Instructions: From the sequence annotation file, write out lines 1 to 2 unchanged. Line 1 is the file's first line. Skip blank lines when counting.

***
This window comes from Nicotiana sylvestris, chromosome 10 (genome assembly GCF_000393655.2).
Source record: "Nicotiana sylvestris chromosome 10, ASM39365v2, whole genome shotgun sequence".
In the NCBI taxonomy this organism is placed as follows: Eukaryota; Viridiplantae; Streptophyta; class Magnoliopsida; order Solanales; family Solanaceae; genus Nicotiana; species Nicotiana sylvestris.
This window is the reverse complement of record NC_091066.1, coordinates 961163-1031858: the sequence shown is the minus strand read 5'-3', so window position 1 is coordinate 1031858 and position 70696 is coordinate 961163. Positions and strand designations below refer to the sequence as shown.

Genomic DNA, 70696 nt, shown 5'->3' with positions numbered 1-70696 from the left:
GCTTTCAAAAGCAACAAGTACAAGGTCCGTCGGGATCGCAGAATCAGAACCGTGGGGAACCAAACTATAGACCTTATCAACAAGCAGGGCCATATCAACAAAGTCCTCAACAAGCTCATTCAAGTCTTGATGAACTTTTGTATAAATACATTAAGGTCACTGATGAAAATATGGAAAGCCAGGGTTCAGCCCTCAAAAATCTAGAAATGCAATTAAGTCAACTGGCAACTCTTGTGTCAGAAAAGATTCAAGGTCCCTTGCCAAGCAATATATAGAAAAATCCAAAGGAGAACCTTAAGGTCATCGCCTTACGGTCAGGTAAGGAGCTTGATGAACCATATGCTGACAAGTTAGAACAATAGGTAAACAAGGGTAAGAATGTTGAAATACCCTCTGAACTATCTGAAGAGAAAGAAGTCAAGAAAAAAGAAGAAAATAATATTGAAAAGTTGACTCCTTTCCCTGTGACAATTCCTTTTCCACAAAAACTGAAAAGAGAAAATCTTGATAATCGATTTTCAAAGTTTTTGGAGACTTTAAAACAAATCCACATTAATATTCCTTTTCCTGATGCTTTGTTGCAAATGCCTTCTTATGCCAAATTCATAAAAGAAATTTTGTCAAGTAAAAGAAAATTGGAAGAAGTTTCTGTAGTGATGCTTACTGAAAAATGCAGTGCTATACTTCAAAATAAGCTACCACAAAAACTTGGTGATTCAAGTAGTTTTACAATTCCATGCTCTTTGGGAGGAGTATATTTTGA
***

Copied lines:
This window comes from Nicotiana sylvestris, chromosome 10 (genome assembly GCF_000393655.2).
Source record: "Nicotiana sylvestris chromosome 10, ASM39365v2, whole genome shotgun sequence".